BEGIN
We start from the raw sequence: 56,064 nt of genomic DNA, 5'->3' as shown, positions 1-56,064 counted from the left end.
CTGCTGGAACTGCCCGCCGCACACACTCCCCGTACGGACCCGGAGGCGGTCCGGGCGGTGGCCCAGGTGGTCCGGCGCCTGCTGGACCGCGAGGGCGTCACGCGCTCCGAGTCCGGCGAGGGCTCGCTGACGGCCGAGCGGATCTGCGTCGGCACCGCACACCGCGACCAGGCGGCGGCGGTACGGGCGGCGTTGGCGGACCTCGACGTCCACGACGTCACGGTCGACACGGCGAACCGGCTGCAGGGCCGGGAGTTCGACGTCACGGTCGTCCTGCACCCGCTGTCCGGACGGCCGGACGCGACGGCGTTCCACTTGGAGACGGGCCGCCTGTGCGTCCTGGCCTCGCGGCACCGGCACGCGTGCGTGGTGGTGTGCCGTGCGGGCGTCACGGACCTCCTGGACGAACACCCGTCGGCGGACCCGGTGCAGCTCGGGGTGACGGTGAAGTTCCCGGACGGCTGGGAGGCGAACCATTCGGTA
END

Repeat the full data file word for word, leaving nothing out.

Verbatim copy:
We start from the raw sequence: 56,064 nt of genomic DNA, 5'->3' as shown, positions 1-56,064 counted from the left end.
CTGCTGGAACTGCCCGCCGCACACACTCCCCGTACGGACCCGGAGGCGGTCCGGGCGGTGGCCCAGGTGGTCCGGCGCCTGCTGGACCGCGAGGGCGTCACGCGCTCCGAGTCCGGCGAGGGCTCGCTGACGGCCGAGCGGATCTGCGTCGGCACCGCACACCGCGACCAGGCGGCGGCGGTACGGGCGGCGTTGGCGGACCTCGACGTCCACGACGTCACGGTCGACACGGCGAACCGGCTGCAGGGCCGGGAGTTCGACGTCACGGTCGTCCTGCACCCGCTGTCCGGACGGCCGGACGCGACGGCGTTCCACTTGGAGACGGGCCGCCTGTGCGTCCTGGCCTCGCGGCACCGGCACGCGTGCGTGGTGGTGTGCCGTGCGGGCGTCACGGACCTCCTGGACGAACACCCGTCGGCGGACCCGGTGCAGCTCGGGGTGACGGTGAAGTTCCCGGACGGCTGGGAGGCGAACCATTCGGTA